- Relative Humidity: Humidity levels between 40 to 60 percent are considered optimal and maintaining this range can minimize the growth and spread of mold, viruses, and bacteria. If humidity is too low, it can also cause eye, nose, skin, and throat irritation – which is why it is important to monitor humidity regularly to ensure the appropriate levels are in place.
- Temperature: Indoor air temperature above or below 18 to 25C (64.4 to 77F) can adversely affect occupant comfort and productivity. If you go above the optimal range, overheating, dehydration and exhaustion can occur. Far below this range, on the other hand, can lead to dry air, a weakened immune system, and overall discomfort.
- Light (lux): Light (lux) influences our productivity and health. For workplace task lighting, the recommended range is between 300 and 500 lux. For residential environments, increasing light exposure during the daytime and decreasing light levels during the evening can greatly improve alertness and lead to better sleep quality.
- Noise (dBA): Similar to light, noise can affect the health and productivity of your workspace. According to a study by Cornell University, increased illness and lower job satisfaction are associated with the negative impact of noise. Although background noise can drown out distractions, too much noise can cause stress and impede productivity. It’s important to avoid sustained and elevated levels of noise, such as 80 dB(A), as it can lead to permanent damage.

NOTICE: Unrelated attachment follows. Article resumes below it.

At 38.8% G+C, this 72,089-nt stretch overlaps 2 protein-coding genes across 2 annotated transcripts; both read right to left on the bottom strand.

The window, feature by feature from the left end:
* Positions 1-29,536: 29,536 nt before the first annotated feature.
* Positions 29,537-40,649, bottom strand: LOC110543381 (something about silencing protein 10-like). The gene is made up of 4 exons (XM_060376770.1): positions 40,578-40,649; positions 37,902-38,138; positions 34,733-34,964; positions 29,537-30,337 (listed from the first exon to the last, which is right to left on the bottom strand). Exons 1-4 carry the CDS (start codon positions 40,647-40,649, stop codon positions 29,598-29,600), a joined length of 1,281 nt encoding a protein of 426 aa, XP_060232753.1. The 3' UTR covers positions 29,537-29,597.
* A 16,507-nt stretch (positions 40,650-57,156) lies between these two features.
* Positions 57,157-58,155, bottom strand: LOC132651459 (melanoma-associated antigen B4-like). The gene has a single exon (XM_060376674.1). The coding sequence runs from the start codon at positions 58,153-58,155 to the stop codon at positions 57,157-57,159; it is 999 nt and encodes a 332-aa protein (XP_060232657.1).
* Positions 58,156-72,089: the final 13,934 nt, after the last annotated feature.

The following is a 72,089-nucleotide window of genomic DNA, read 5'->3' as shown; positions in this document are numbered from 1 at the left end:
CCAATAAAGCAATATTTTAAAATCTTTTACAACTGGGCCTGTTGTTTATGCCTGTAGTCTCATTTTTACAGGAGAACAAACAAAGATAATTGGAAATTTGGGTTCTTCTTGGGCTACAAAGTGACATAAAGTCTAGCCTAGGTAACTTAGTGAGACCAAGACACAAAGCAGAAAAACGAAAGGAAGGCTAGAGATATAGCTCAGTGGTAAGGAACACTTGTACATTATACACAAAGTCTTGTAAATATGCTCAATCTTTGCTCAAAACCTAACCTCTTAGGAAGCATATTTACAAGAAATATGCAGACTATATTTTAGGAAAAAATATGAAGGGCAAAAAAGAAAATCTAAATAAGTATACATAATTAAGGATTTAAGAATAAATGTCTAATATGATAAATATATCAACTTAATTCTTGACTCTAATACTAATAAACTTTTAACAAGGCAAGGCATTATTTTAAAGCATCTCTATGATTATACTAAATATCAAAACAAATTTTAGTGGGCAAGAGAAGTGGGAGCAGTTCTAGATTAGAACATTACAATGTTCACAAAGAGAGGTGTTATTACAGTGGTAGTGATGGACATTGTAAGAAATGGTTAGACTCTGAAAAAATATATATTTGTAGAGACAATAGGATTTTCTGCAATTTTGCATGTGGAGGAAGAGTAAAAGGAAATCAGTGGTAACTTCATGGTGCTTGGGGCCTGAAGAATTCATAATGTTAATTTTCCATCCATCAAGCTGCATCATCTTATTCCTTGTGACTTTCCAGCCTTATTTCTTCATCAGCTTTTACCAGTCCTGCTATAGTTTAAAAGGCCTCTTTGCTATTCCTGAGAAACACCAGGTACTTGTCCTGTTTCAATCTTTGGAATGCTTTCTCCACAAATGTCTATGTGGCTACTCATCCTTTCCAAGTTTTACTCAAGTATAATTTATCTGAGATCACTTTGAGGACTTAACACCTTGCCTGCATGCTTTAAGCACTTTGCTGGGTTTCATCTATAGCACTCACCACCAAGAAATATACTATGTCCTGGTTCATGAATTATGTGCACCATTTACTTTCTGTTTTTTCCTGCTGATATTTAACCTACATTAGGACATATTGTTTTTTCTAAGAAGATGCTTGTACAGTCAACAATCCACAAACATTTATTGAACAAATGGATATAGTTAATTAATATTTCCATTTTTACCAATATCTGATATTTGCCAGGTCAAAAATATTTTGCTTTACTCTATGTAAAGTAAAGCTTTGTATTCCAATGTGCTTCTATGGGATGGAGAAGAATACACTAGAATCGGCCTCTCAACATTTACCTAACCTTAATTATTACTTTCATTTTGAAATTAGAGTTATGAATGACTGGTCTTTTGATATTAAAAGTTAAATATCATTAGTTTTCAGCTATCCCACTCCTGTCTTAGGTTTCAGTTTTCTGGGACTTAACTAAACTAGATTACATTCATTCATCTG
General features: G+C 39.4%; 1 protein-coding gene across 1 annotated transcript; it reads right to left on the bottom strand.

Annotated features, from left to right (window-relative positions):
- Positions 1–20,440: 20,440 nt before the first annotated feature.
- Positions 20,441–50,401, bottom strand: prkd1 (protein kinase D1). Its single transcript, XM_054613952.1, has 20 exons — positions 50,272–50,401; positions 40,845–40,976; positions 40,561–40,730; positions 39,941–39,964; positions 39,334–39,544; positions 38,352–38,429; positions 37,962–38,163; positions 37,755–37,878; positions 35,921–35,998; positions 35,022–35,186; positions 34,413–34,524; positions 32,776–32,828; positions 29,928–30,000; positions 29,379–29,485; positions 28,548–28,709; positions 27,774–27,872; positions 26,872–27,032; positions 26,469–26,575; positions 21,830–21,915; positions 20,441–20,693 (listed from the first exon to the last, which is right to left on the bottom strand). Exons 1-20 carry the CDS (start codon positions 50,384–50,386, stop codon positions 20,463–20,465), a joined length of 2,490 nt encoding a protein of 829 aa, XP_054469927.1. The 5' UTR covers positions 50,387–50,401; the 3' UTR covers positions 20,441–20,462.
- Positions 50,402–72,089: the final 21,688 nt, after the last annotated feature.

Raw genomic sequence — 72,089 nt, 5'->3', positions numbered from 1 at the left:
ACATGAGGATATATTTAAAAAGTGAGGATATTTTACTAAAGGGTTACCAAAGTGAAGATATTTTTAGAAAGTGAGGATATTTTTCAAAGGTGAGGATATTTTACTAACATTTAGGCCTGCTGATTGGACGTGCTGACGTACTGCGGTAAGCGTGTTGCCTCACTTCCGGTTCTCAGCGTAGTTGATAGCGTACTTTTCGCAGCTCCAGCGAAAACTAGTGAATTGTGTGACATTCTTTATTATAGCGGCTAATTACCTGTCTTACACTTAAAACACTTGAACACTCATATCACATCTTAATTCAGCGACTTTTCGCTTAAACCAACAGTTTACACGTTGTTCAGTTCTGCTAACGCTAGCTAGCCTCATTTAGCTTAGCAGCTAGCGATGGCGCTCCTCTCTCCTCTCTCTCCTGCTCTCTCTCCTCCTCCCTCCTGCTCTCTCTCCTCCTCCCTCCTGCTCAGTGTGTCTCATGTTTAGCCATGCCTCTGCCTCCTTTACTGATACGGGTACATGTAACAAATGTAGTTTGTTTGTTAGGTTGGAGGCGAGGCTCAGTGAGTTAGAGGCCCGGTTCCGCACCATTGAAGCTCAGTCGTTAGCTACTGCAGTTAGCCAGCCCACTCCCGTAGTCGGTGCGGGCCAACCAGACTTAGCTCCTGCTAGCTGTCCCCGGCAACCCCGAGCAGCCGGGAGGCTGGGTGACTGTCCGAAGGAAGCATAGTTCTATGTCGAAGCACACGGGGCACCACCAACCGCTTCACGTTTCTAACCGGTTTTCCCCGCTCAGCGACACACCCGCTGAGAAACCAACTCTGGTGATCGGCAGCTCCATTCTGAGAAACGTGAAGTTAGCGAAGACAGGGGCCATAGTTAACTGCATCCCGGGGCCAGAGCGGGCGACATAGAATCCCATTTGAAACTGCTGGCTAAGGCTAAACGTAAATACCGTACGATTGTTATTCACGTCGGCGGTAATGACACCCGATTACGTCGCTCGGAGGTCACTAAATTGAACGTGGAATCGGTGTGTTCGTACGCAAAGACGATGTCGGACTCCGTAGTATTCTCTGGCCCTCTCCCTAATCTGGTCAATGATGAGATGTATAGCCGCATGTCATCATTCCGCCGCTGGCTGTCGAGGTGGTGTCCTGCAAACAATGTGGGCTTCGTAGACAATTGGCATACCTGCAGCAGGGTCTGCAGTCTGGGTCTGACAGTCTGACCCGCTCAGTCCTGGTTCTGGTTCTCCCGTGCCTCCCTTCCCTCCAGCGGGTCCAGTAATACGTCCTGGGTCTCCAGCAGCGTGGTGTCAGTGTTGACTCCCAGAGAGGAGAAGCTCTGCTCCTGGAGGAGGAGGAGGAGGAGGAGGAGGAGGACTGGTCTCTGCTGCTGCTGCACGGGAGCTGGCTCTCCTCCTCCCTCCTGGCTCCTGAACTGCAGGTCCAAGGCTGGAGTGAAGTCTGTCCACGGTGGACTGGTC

About the Expert
Dustin DeVan is a board member and CEO of Awair. Based in San Francisco, Dustin is determined to democratize indoor air quality for the masses through the company’s industry leading consumer and enterprise technology.
Before joining Awair, Dustin was Founder and CEO of BuildingConnected, Inc., a cloud-based pre-construction bidding tool which was acquired by Autodesk for $275M. Before that, he held several senior project engineer roles for construction companies in California.
Dustin holds a Bachelor of Science in Aeronautical Science and Engineering and Mechanical Engineering from the University of California, Davis. He also serves as a board member for several organizations including IFM Restoration and Bridgit, and is an investor in Matik, Inc. and Swept.